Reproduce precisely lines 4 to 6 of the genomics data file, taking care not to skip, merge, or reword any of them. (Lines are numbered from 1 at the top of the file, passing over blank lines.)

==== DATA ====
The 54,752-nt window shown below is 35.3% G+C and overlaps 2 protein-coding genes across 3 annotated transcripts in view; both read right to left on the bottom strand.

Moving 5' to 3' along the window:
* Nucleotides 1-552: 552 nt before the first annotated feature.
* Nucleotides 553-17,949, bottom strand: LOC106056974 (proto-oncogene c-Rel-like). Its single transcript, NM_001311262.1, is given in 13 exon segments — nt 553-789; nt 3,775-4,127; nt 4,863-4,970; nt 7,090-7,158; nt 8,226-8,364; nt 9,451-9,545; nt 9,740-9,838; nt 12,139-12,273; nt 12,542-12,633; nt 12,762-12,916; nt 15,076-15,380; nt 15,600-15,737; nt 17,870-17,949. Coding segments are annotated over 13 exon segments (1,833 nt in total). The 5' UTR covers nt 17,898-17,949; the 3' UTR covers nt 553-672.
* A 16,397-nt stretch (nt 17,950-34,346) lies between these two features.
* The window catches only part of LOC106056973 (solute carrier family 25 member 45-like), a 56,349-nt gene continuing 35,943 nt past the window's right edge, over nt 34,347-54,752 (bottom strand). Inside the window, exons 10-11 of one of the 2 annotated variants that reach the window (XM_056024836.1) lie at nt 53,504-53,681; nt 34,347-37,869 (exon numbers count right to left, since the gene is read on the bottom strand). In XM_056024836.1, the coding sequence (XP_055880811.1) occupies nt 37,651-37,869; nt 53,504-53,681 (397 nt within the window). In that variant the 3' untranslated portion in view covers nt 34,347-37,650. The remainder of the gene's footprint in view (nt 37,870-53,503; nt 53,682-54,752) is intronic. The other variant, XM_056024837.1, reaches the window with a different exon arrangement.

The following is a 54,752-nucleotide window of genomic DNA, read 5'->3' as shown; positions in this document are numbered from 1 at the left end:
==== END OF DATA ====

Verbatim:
* Nucleotides 553-17,949, bottom strand: LOC106056974 (proto-oncogene c-Rel-like). Its single transcript, NM_001311262.1, is given in 13 exon segments — nt 553-789; nt 3,775-4,127; nt 4,863-4,970; nt 7,090-7,158; nt 8,226-8,364; nt 9,451-9,545; nt 9,740-9,838; nt 12,139-12,273; nt 12,542-12,633; nt 12,762-12,916; nt 15,076-15,380; nt 15,600-15,737; nt 17,870-17,949. Coding segments are annotated over 13 exon segments (1,833 nt in total). The 5' UTR covers nt 17,898-17,949; the 3' UTR covers nt 553-672.
* A 16,397-nt stretch (nt 17,950-34,346) lies between these two features.
* The window catches only part of LOC106056973 (solute carrier family 25 member 45-like), a 56,349-nt gene continuing 35,943 nt past the window's right edge, over nt 34,347-54,752 (bottom strand). Inside the window, exons 10-11 of one of the 2 annotated variants that reach the window (XM_056024836.1) lie at nt 53,504-53,681; nt 34,347-37,869 (exon numbers count right to left, since the gene is read on the bottom strand). In XM_056024836.1, the coding sequence (XP_055880811.1) occupies nt 37,651-37,869; nt 53,504-53,681 (397 nt within the window). In that variant the 3' untranslated portion in view covers nt 34,347-37,650. The remainder of the gene's footprint in view (nt 37,870-53,503; nt 53,682-54,752) is intronic. The other variant, XM_056024837.1, reaches the window with a different exon arrangement.